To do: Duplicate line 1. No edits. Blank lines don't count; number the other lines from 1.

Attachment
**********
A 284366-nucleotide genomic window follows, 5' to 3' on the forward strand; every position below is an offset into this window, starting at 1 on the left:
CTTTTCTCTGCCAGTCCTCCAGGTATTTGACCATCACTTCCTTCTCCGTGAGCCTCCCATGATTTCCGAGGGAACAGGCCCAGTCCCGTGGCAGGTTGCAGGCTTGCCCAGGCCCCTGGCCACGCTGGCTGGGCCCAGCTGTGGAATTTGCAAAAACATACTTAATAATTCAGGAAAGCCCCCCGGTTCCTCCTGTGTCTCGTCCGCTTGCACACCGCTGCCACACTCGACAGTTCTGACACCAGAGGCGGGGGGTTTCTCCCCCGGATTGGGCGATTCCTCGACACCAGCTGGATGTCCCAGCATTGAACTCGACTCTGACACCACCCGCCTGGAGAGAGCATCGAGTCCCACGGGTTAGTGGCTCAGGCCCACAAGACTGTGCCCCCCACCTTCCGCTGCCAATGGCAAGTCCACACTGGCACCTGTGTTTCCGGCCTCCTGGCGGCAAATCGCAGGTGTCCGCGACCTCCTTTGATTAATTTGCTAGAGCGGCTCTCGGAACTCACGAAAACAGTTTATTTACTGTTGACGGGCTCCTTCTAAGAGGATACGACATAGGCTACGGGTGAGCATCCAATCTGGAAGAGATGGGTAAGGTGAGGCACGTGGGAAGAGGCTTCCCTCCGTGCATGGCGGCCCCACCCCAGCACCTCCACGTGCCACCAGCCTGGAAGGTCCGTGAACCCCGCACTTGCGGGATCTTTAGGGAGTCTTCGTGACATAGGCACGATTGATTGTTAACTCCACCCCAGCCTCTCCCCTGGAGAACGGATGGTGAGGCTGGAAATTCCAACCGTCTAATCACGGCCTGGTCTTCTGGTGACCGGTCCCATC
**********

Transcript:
A 284366-nucleotide genomic window follows, 5' to 3' on the forward strand; every position below is an offset into this window, starting at 1 on the left: